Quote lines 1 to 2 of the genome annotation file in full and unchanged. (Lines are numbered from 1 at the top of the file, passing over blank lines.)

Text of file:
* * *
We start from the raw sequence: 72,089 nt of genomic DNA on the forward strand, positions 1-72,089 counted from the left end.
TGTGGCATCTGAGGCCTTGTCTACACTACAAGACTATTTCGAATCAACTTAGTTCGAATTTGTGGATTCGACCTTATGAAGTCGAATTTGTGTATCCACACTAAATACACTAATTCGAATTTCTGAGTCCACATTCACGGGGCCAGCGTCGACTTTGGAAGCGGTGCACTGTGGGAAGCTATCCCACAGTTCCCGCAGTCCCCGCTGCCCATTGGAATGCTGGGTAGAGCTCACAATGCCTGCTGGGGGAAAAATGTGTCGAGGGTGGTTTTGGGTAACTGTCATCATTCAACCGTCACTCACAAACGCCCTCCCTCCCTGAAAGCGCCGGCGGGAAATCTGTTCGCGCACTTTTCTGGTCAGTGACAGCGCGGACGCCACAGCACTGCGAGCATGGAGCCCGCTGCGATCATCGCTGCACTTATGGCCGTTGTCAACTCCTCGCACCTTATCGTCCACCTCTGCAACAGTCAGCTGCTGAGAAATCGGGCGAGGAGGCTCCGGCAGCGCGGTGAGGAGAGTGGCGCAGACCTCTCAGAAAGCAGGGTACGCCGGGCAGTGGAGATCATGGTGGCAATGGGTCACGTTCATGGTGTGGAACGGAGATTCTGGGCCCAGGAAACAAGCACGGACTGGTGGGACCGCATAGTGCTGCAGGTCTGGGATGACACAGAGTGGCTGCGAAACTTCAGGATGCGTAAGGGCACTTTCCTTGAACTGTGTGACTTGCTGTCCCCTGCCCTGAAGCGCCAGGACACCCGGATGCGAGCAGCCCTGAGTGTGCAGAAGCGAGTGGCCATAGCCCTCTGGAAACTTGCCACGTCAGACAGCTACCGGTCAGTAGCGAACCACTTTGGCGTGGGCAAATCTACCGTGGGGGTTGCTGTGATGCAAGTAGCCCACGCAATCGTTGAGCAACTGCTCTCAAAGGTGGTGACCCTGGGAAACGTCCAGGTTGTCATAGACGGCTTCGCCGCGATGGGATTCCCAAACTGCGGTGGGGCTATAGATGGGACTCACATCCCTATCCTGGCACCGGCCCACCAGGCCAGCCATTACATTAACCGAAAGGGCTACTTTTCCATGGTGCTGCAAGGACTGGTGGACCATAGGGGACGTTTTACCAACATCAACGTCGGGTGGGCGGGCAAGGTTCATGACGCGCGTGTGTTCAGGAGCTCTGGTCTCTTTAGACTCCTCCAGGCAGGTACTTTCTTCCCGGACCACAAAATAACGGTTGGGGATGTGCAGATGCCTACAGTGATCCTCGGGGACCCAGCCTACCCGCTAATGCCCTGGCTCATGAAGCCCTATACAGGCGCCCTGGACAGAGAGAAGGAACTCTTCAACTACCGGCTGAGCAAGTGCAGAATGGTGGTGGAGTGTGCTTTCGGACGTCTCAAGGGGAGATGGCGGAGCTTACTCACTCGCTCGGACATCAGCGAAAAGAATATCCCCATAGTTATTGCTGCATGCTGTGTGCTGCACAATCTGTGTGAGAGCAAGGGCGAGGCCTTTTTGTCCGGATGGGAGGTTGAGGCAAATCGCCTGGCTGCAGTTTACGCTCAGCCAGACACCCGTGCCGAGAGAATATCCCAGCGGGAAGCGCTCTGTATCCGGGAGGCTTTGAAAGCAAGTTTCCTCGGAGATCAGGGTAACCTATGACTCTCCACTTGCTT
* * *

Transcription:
We start from the raw sequence: 72,089 nt of genomic DNA on the forward strand, positions 1-72,089 counted from the left end.
TGTGGCATCTGAGGCCTTGTCTACACTACAAGACTATTTCGAATCAACTTAGTTCGAATTTGTGGATTCGACCTTATGAAGTCGAATTTGTGTATCCACACTAAATACACTAATTCGAATTTCTGAGTCCACATTCACGGGGCCAGCGTCGACTTTGGAAGCGGTGCACTGTGGGAAGCTATCCCACAGTTCCCGCAGTCCCCGCTGCCCATTGGAATGCTGGGTAGAGCTCACAATGCCTGCTGGGGGAAAAATGTGTCGAGGGTGGTTTTGGGTAACTGTCATCATTCAACCGTCACTCACAAACGCCCTCCCTCCCTGAAAGCGCCGGCGGGAAATCTGTTCGCGCACTTTTCTGGTCAGTGACAGCGCGGACGCCACAGCACTGCGAGCATGGAGCCCGCTGCGATCATCGCTGCACTTATGGCCGTTGTCAACTCCTCGCACCTTATCGTCCACCTCTGCAACAGTCAGCTGCTGAGAAATCGGGCGAGGAGGCTCCGGCAGCGCGGTGAGGAGAGTGGCGCAGACCTCTCAGAAAGCAGGGTACGCCGGGCAGTGGAGATCATGGTGGCAATGGGTCACGTTCATGGTGTGGAACGGAGATTCTGGGCCCAGGAAACAAGCACGGACTGGTGGGACCGCATAGTGCTGCAGGTCTGGGATGACACAGAGTGGCTGCGAAACTTCAGGATGCGTAAGGGCACTTTCCTTGAACTGTGTGACTTGCTGTCCCCTGCCCTGAAGCGCCAGGACACCCGGATGCGAGCAGCCCTGAGTGTGCAGAAGCGAGTGGCCATAGCCCTCTGGAAACTTGCCACGTCAGACAGCTACCGGTCAGTAGCGAACCACTTTGGCGTGGGCAAATCTACCGTGGGGGTTGCTGTGATGCAAGTAGCCCACGCAATCGTTGAGCAACTGCTCTCAAAGGTGGTGACCCTGGGAAACGTCCAGGTTGTCATAGACGGCTTCGCCGCGATGGGATTCCCAAACTGCGGTGGGGCTATAGATGGGACTCACATCCCTATCCTGGCACCGGCCCACCAGGCCAGCCATTACATTAACCGAAAGGGCTACTTTTCCATGGTGCTGCAAGGACTGGTGGACCATAGGGGACGTTTTACCAACATCAACGTCGGGTGGGCGGGCAAGGTTCATGACGCGCGTGTGTTCAGGAGCTCTGGTCTCTTTAGACTCCTCCAGGCAGGTACTTTCTTCCCGGACCACAAAATAACGGTTGGGGATGTGCAGATGCCTACAGTGATCCTCGGGGACCCAGCCTACCCGCTAATGCCCTGGCTCATGAAGCCCTATACAGGCGCCCTGGACAGAGAGAAGGAACTCTTCAACTACCGGCTGAGCAAGTGCAGAATGGTGGTGGAGTGTGCTTTCGGACGTCTCAAGGGGAGATGGCGGAGCTTACTCACTCGCTCGGACATCAGCGAAAAGAATATCCCCATAGTTATTGCTGCATGCTGTGTGCTGCACAATCTGTGTGAGAGCAAGGGCGAGGCCTTTTTGTCCGGATGGGAGGTTGAGGCAAATCGCCTGGCTGCAGTTTACGCTCAGCCAGACACCCGTGCCGAGAGAATATCCCAGCGGGAAGCGCTCTGTATCCGGGAGGCTTTGAAAGCAAGTTTCCTCGGAGATCAGGGTAACCTATGACTCTCCACTTGCTT